Thursday, December 05, 2013

Bring on the verdict

Vartanama, Dec '13
By Pawan Dhall

A 12-year period may not be too long by the standards of the Indian judicial system in terms of delivering judgments. But if time is golden, then the Supreme Court must not delay any further a verdict on the matter of the Delhi High Court ruling of July 2009 reading down Section 377 of the Indian Penal Code. The issue at hand is not just decriminalization of lesbian, gay, bisexual, transgender and other queer people and their sexual relationships, but one of testing our resolve as a nation in applying the highest principles of the Constitution to a matter that is at once both intimate and public, and challenges our reluctance to look at gender and sexual inequity square in the face and deal with it.

The matter actually goes back to 2001, when NGO Naz Foundation (India) Trust filed a public interest litigation against Section 377 in Delhi High Court. Since then the petition has had a rather high profile life, drawing in both widespread support and opposition from civil society, government, media, academic, political, religious and other quarters. It also saw at least one highly visible instance of Section 377 being cruelly misused by the police to falsely arrest and harass a number of queer men for a crime they never committed – having sex in a public park (Lucknow, 2006). Not to speak about the numerous other incidents of extortion and sexual violence suffered by queer people away from the media glare – thanks to the pincer grip of legal stigma (Section 377) on one side and social stigma (queer phobia) on the other.

A scene from the Kolkata Rainbow Pride Walk 2008.
Photo credit: Pawan Dhall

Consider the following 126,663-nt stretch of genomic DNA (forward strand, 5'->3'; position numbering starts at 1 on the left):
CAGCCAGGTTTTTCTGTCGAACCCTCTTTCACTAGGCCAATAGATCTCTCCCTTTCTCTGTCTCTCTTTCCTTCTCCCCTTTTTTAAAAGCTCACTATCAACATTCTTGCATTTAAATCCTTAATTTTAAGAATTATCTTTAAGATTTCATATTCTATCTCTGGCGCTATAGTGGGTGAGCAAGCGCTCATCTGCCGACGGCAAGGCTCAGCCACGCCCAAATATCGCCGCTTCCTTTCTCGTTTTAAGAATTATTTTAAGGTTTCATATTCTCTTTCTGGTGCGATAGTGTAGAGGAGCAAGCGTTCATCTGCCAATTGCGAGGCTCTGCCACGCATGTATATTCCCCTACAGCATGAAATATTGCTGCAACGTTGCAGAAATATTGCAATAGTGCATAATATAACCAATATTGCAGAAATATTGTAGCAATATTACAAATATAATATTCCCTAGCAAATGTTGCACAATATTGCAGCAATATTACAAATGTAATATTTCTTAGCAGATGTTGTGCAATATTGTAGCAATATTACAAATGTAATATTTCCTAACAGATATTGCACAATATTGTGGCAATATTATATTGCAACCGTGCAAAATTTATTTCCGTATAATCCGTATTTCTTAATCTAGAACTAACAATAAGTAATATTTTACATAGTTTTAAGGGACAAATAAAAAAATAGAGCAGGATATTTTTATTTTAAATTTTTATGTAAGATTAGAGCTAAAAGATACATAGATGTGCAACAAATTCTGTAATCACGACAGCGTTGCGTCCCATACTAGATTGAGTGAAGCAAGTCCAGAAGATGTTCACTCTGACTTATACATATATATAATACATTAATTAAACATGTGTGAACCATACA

After the Delhi High Court set the cat among the pigeons in July 2009 by declaring Section 377 in default of constitutional morality, the matter went to the Supreme Court and the court finished hearing arguments in favour of and against the Delhi High Court ruling by March 2012. Parallel to this, the number of Indian towns and cities holding queer pride marches swelled to more than a dozen. Winds of change also blew on the legal front with more progressive laws around sexual assault and child sexual abuse.

Now, for the first time since March 2012, there is ‘news’ that one of the Supreme Court judges in the bench charged with the matter of Section 377 is about to retire and would like to read out the verdict before his retirement (see Preparing for Section 377 Verdict in this issue of Varta). Good for everyone if the verdict sees the light of day now, and all parties concerned get to know where they stand on the matter and what they need to do next.

For India’s queer movement, the verdict will be a key watershed. Will it uphold the Delhi High Court ruling or not? If yes, to what extent? Will it test the queer movement’s resolve to face disappointment and still carry on the arduous battle for social and legal acceptance? Or will it finally provide an opportunity for India to cut short, if not undo, 153 years (that is how old Section 377 is) of injustice and loss of self-esteem, health and life brought upon countless people who live and love beyond unnaturally rigid gender and sexual mores? Will India continue to be more British than the British while the heavenly figurines of Konark and Khajuraho look on in helpless amazement? Time now for the Supreme Court to come out!

Pawan Dhall aspires to be a rainbow journalist and believes in taking a stand, even if it’s on the fence – the view is better from there!

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